Comopsia Stanley was anxious as she watched the middle-aged man in a parka stride across the parking lot toward her car.

Was this actually the same man with the soft voice who, just hours earlier, had called and promised to buy insulin for her diabetic son after reading about her family in the newspaper? Was this the man who had asked to meet here, outside a Home Depot in St. Louis Park?

Then he reached into his coat and pulled out $350 in cash — enough to buy a month’s supply of insulin for her 11-year-old son, Demarco. “All he said was, ‘Take care of your son.’ ” Stanley said. “I now know what an angel looks like.”

Stanley’s story, first reported in the Star Tribune on Wednesday, illustrates the ordeal faced by thousands of low-income Minnesotans who have tried to use MNsure, the state’s new online health insurance marketplace, to apply for Medical Assistance. Like many others, Stanley found that her application for public health coverage got stuck in computer purgatory after many counties directed clients starting Jan. 1 to apply on MNsure rather than on paper. Overnight, the state’s most vulnerable populations — the poor, elderly and disabled — were expected to navigate a MNsure computer system plagued with glitches and delays.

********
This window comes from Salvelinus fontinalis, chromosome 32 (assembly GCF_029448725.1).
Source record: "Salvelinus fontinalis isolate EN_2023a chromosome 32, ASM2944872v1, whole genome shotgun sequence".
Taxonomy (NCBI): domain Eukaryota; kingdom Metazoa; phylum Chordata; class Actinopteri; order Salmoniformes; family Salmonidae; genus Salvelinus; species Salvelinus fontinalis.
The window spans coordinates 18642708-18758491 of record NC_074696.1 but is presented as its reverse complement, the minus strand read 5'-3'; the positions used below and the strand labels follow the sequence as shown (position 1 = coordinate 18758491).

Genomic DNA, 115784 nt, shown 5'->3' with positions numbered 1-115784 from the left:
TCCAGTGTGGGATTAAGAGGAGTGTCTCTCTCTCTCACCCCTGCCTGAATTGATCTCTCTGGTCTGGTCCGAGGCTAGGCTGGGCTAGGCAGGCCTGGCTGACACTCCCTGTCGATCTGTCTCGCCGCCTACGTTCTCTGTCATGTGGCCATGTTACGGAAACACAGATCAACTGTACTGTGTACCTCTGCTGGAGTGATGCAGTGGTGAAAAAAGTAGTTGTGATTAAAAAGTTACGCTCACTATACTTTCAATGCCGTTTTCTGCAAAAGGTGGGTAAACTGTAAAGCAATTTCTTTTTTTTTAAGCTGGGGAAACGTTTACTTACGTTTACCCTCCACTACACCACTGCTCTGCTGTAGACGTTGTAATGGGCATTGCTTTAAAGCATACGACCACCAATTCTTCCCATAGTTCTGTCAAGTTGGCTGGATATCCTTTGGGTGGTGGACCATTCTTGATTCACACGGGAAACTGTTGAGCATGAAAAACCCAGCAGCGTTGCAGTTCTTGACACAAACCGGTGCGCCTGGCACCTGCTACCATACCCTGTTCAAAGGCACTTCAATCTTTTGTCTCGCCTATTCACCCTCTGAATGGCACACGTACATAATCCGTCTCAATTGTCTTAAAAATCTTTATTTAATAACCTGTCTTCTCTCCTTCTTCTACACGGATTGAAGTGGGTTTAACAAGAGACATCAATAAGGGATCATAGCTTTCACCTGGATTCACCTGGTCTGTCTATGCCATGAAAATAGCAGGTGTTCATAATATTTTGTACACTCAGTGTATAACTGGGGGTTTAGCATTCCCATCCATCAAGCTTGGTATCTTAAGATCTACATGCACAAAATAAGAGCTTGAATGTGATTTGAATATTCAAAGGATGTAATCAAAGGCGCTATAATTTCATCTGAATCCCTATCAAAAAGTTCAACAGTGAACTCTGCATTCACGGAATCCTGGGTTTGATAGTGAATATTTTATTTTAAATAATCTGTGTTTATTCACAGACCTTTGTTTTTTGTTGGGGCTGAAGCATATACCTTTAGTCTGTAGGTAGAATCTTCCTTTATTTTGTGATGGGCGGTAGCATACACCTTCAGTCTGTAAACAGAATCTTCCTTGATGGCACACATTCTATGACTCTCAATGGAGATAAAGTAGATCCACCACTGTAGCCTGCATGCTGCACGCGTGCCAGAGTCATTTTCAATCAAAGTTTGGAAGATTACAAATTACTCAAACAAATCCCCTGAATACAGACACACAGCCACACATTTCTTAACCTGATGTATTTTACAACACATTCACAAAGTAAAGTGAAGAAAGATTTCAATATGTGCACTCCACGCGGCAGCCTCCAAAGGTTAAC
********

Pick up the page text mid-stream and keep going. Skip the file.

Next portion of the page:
“We’ve been approaching [MNsure] from a systems perspective and losing sight of the impact it is having on real people,” said Ralonda Mason, a supervising attorney for Mid-Minnesota Legal Aid in St. Cloud.

State officials report significant progress in fixing MNsure. They have managed to retrieve most of the applications that were lost in the website’s infamous “black hole;” as of Thursday, just 141 applications were stuck there, down from 1,100 at the end of the year, according to the Department of Human Services (DHS).

Officials at DHS also have stressed that they’re still accepting applications on paper. This week, DHS issued its second news release in less than a month emphasizing that people wary of the MNsure website can submit paper applications by mail and in person to the DHS offices in St. Paul.

As for Stanley, she learned late Wednesday that her application for Medical Assistance has been approved. Though gratified, the Fridley resident was still bitter that she had to rely on the generosity of a stranger to get lifesaving medication for her son.

“They have to fix these computer problems soon,” she warned, “before someone dies.”